Former Soviet dissident Natan Sharansky has marked 25 years since he escaped from behind the Iron Curtain.
Mr Sharansky, now the chairman of the Jewish Agency, spent almost ten years in a Siberian gulag as punishment for his political activism.
His lengthy struggle for freedom finally came to an end in February 1986, when he stepped across a bridge in Berlin and was then able to make aliyah to Israel.
When he arrived in Jerusalem he dedicated himself to helping other Soviet Jews and, after being elected to the Knesset in 1995, served as Israel’s deputy prime minister and its interior minister.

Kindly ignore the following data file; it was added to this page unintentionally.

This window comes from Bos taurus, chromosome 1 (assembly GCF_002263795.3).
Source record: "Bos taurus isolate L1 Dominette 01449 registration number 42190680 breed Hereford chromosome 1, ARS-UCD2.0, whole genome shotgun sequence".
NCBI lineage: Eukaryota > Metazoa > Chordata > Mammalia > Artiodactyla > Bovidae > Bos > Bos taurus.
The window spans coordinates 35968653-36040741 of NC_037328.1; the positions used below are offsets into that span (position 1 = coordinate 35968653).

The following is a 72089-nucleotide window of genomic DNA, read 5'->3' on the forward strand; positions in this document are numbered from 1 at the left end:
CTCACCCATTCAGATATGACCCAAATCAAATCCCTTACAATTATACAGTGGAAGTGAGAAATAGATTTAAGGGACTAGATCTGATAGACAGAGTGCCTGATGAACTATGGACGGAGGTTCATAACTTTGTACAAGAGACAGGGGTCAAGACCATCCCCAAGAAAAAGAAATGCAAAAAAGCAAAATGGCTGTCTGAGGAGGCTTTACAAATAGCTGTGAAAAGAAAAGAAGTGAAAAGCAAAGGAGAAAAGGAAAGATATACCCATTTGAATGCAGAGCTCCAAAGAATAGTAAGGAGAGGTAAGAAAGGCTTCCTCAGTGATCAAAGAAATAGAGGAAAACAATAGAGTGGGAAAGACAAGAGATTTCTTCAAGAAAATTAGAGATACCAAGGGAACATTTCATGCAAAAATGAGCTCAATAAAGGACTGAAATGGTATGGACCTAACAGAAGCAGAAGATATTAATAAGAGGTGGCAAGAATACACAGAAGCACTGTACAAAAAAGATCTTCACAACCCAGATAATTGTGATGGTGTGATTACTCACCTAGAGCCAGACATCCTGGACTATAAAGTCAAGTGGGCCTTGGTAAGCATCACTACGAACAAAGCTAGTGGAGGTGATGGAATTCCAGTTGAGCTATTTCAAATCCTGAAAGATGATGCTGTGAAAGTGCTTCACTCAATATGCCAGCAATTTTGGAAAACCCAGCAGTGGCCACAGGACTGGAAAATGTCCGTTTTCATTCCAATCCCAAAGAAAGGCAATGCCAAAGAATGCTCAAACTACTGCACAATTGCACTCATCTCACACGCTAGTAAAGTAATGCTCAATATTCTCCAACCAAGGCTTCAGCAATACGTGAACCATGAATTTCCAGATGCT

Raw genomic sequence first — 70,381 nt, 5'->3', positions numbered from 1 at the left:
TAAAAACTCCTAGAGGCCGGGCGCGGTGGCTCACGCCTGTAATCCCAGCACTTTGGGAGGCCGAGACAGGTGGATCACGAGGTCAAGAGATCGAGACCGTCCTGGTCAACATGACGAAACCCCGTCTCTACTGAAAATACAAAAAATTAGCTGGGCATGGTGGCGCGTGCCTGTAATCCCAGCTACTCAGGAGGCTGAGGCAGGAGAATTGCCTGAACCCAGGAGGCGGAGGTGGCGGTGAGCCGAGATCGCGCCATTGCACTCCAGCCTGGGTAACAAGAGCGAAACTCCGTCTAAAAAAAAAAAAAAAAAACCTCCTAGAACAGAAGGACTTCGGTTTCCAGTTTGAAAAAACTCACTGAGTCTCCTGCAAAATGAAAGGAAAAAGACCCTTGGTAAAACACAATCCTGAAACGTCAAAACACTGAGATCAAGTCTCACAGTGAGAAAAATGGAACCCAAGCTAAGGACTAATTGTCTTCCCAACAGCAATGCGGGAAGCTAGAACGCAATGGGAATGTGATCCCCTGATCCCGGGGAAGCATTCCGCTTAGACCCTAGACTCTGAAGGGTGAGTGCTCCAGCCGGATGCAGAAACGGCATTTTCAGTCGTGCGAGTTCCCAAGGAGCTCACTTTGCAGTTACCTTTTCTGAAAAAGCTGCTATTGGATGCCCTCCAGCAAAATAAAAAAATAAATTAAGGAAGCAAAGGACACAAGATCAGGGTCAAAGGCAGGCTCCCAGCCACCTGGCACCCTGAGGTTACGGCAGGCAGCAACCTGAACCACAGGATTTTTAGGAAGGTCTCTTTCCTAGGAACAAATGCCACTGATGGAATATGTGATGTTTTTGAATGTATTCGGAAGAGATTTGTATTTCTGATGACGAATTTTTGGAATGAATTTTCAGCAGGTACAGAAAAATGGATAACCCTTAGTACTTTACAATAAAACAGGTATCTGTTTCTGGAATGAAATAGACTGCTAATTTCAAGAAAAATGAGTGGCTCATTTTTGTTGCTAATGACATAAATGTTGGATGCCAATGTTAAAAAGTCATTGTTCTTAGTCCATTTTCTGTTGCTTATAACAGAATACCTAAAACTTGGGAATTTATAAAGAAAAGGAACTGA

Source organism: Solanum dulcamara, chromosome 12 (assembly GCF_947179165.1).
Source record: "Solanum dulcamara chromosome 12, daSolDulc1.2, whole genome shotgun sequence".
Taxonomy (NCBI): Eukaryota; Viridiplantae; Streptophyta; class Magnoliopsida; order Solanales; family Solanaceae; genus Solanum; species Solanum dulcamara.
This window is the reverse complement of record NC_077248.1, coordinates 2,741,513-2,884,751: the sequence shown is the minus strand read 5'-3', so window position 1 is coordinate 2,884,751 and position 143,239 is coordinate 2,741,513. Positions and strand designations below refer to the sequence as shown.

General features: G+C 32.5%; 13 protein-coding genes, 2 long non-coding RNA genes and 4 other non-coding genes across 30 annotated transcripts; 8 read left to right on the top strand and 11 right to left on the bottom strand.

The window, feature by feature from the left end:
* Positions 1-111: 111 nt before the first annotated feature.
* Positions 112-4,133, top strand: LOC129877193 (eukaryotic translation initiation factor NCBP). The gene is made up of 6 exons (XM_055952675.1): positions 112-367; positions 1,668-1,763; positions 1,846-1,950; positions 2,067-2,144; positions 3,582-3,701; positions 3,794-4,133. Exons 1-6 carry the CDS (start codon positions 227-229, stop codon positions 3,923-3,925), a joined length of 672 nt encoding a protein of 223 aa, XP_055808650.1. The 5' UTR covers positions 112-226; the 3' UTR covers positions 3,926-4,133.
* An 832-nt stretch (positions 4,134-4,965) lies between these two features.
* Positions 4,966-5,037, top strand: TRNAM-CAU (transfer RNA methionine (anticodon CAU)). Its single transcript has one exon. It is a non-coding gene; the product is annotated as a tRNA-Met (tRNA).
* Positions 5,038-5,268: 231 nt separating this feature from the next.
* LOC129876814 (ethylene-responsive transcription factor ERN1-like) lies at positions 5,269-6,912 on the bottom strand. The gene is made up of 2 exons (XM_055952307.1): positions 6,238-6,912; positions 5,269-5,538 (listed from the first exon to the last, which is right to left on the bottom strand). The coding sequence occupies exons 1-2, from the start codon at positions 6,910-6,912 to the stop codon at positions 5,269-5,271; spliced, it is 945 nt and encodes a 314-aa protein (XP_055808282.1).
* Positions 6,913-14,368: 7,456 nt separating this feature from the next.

The author of a memoir about his time as a political prisoner, his second book The Case for Democracy became a bestseller and was a favourite of President George W Bush .
Speaking at a reception to mark the anniversary, Israeli Prime Minister Benjamin Netanyahu paid tribute to Mr Sharanksy’s “indomitable spirit”.
He said destiny had chosen wisely in making Mr Sharansky and his wife Avital “symbols of the struggle to free those trapped behind the barbed wires”.
He said: “It couldn’t have picked two better champions to speak on behalf of the many hundreds of thousands whose voices could not be heard.”